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The debate over whether Jesus was crucified on a cross or impaled on a stake arises from different interpretations of biblical texts and historical evidence. The majority of scholars and historians agree that Jesus was crucified on a cross, as it was the standard method of execution used by the Romans for non-citizens during the time of Jesus.
Crucifixion on a Cross
- The Greek word used in the New Testament for the instrument of Jesus’ crucifixion is “stauros,” which is commonly translated as “cross.” This word can refer to an upright post or a post with a crossbeam, depending on the context.
- The Roman historian Tacitus, writing in the 1st century CE, specifically mentions that Jesus was crucified under Pontius Pilate, the Roman governor of Judea.
- The Roman practice of crucifixion typically involved nailing the victim’s hands and feet to a cross, which would then be raised upright. The victim would be left to die slowly from asphyxiation, exposure, and blood loss. This method of execution was designed to be a slow and agonizing death, serving as a deterrent to others.
- Some argue that Jesus was impaled on a single stake, based on the premise that the Greek word “stauros” can also mean a simple upright stake without a crossbeam.
- This interpretation is primarily advocated by Jehovah’s Witnesses, who believe that the use of the cross as a Christian symbol is a form of idolatry and a corruption of early Christian beliefs.
- However, this view is not supported by the majority of historical and archaeological evidence, which consistently points to crucifixion on a cross as the method of execution employed by the Romans.
In conclusion, the most widely accepted view based on historical and archaeological evidence is that Jesus was crucified on a cross rather than impaled on a stake.
The historical evidence I mentioned primarily comes from the writings of ancient historians, who documented crucifixion as a method of execution employed by the Romans. Some of the most prominent historians who mentioned crucifixion include:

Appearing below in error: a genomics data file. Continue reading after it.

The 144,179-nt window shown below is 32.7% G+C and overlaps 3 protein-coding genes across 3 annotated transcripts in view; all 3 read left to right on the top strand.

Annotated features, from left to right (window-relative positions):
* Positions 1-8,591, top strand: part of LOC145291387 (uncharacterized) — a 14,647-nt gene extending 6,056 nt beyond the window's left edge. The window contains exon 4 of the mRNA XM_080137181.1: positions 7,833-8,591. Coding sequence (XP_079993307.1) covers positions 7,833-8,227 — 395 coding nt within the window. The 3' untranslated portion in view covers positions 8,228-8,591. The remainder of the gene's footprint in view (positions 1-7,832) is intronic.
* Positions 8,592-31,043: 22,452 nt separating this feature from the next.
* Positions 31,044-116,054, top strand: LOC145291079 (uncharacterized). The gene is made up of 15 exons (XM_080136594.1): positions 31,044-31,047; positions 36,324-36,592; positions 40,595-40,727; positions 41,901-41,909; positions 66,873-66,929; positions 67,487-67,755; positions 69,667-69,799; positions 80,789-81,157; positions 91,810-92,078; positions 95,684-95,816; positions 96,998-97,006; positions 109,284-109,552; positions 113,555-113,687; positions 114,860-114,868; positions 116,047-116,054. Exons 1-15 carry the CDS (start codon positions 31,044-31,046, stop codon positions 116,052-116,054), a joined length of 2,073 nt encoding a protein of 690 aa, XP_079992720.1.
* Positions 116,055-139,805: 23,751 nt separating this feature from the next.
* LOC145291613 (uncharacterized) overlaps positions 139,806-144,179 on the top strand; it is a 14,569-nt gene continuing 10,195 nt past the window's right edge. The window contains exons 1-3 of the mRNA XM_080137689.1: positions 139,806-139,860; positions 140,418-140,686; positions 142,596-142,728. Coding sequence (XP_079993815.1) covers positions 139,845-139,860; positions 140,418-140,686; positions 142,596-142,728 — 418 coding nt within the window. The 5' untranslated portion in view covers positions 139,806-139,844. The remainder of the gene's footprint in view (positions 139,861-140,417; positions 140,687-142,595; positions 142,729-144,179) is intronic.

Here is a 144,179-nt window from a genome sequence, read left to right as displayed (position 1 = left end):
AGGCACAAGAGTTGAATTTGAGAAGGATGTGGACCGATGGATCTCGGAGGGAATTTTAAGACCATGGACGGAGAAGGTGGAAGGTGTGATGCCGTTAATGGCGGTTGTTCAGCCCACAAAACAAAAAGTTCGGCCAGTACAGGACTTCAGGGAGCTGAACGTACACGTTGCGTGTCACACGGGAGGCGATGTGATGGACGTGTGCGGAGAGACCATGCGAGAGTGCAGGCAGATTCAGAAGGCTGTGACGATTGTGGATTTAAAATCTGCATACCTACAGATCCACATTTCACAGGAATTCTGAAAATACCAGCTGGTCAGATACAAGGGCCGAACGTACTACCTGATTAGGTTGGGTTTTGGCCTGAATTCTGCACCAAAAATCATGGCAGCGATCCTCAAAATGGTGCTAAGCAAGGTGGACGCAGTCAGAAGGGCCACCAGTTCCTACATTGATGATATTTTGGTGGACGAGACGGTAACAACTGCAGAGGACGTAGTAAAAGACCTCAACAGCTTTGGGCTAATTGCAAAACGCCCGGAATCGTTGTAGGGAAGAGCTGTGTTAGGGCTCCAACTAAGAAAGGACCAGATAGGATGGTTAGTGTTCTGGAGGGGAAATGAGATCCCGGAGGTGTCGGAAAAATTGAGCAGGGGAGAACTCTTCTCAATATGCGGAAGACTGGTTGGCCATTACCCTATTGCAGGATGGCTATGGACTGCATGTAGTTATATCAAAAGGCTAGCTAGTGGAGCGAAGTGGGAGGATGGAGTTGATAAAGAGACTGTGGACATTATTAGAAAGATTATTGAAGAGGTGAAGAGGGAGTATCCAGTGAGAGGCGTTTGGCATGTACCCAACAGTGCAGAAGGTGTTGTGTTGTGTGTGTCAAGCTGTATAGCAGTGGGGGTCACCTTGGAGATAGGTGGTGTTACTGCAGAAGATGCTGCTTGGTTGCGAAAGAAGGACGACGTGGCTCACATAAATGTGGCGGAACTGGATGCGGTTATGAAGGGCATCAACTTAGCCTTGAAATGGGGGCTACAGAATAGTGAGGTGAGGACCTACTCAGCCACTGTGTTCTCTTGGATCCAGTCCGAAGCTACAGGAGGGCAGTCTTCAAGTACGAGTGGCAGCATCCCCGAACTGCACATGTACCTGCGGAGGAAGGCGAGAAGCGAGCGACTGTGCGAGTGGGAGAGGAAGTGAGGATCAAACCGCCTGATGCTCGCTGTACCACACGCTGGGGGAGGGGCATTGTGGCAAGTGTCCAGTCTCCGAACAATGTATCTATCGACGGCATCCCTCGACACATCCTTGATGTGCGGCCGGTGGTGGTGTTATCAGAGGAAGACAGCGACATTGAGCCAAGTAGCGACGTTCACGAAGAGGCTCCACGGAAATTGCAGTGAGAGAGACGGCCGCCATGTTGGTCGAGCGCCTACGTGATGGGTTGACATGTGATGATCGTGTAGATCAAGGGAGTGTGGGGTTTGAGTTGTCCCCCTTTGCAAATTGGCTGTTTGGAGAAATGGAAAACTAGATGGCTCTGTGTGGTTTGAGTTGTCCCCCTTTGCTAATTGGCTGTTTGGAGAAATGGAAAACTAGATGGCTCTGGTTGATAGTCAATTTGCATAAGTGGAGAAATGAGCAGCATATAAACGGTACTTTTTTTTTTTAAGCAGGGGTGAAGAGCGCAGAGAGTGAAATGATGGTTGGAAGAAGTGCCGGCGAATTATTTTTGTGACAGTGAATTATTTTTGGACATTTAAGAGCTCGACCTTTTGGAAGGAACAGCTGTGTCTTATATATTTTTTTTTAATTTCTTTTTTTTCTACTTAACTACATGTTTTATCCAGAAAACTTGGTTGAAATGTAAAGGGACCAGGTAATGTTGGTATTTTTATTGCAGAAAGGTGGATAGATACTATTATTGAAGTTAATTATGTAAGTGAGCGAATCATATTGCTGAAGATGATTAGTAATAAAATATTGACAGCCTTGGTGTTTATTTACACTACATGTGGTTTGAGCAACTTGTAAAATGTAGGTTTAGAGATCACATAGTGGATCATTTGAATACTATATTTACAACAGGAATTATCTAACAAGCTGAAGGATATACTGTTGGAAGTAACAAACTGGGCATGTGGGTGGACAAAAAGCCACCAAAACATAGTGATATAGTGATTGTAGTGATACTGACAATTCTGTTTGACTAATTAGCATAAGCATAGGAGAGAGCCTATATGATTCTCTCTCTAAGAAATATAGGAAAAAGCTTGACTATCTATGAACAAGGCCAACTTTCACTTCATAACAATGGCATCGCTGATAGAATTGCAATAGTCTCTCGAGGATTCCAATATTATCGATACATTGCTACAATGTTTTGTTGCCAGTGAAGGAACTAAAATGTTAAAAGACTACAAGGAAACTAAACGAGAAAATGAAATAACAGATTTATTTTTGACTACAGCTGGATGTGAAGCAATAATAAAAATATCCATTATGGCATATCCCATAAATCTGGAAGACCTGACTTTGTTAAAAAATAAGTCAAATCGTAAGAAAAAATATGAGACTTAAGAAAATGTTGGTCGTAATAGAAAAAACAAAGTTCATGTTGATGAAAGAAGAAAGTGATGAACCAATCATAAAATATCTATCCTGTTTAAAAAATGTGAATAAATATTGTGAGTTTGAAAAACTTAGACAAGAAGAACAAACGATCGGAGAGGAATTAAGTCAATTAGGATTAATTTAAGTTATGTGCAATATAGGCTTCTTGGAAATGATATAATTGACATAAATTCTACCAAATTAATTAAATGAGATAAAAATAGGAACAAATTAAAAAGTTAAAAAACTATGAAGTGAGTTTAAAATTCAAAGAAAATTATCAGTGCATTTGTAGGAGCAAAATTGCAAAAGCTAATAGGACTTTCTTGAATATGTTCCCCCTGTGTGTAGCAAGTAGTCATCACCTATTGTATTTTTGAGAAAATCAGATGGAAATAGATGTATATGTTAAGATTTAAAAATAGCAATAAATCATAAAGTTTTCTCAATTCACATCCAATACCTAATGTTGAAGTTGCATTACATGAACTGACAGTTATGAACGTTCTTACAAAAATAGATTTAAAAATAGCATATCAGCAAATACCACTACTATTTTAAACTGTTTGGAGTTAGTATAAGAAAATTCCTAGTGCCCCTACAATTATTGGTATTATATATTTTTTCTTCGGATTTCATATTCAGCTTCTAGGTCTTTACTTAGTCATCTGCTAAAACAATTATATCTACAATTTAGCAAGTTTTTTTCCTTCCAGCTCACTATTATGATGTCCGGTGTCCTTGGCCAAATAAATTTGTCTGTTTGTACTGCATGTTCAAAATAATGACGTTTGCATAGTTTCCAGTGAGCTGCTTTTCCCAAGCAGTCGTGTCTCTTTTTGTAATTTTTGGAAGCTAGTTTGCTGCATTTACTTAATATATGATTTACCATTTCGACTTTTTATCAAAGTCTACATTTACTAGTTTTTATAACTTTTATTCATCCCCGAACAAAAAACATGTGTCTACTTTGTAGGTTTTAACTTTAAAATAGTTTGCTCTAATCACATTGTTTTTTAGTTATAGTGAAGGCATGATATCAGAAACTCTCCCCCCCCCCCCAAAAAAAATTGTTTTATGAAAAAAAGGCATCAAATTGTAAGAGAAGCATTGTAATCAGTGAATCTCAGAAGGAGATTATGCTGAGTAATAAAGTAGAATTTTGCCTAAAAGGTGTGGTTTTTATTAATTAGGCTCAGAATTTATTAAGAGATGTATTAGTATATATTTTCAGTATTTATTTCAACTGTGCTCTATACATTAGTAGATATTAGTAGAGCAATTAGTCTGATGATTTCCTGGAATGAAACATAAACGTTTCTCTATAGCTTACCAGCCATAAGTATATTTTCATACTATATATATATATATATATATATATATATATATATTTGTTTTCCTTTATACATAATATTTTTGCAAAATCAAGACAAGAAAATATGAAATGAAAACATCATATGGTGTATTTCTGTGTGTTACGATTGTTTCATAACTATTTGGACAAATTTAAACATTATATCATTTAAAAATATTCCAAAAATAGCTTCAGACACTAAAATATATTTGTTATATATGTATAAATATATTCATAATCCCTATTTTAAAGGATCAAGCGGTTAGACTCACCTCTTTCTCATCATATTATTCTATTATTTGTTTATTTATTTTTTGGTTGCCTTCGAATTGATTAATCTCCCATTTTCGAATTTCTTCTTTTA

Josephus: A Jewish historian and Roman citizen who lived in the 1st century CE, Josephus wrote extensively about Jewish history and the Roman occupation of Judea. He documented several instances of crucifixion carried out by the Romans, including the mass crucifixion of Jewish rebels during the Jewish-Roman War.
Tacitus: A Roman historian who lived in the 1st and 2nd centuries CE, Tacitus mentioned crucifixion in his writings as well. In his work “Annals,” he specifically referred to Jesus’ crucifixion under the Roman governor Pontius Pilate. Tacitus’ account of Jesus’ execution is one of the earliest non-Christian references to the event.
Seneca the Younger: A Roman philosopher and statesman, Seneca mentioned crucifixion in his writings as a brutal form of execution employed by the Romans. In his work “De Ira” (On Anger), he described the various ways in which crucifixion was carried out, including the positioning of the crossbeam and the use of nails.
These ancient historians, among others, provide valuable historical evidence for the practice of crucifixion during the Roman period. Their accounts describe crucifixion on a cross, with victims being nailed or tied to a crossbeam and an upright post. This evidence, combined with archaeological findings, supports the idea that Jesus was crucified on a cross rather than impaled on a stake.
While there is no archaeological evidence directly related to Jesus’ crucifixion, there are findings that provide insight into crucifixion practices during the Roman period. These discoveries support the view that crucifixion on a cross was the typical method of execution during that time.
The crucified man from Givat HaMivtar: In 1968, the remains of a crucified man named Yehohanan were discovered in a tomb at Givat HaMivtar, near Jerusalem. The remains date back to the 1st century CE, around the time of Jesus’ crucifixion. The victim had been nailed to a crossbeam through his forearms, and his legs had been nailed to the upright post with a single nail. This finding provides clear evidence that crucifixion on a cross was practiced in the Roman Empire during the time of Jesus.
Graffiti from Rome: The Alexamenos Graffito, a piece of ancient graffiti discovered in Rome, dates back to the 2nd or 3rd century CE. It depicts a man worshiping a crucified figure with a donkey’s head, accompanied by the inscription “Alexamenos worships his god.” This graffiti likely represents a mocking portrayal of a Christian worshiping Jesus, indicating that the crucifixion on a cross was associated with Jesus even in the early centuries after his death.
Writings from ancient historians: Several Roman historians, such as Tacitus and Josephus, mention crucifixion as a method of execution used by the Romans. The descriptions in their writings align with the idea of a cross, with victims being nailed or tied to a crossbeam and an upright post.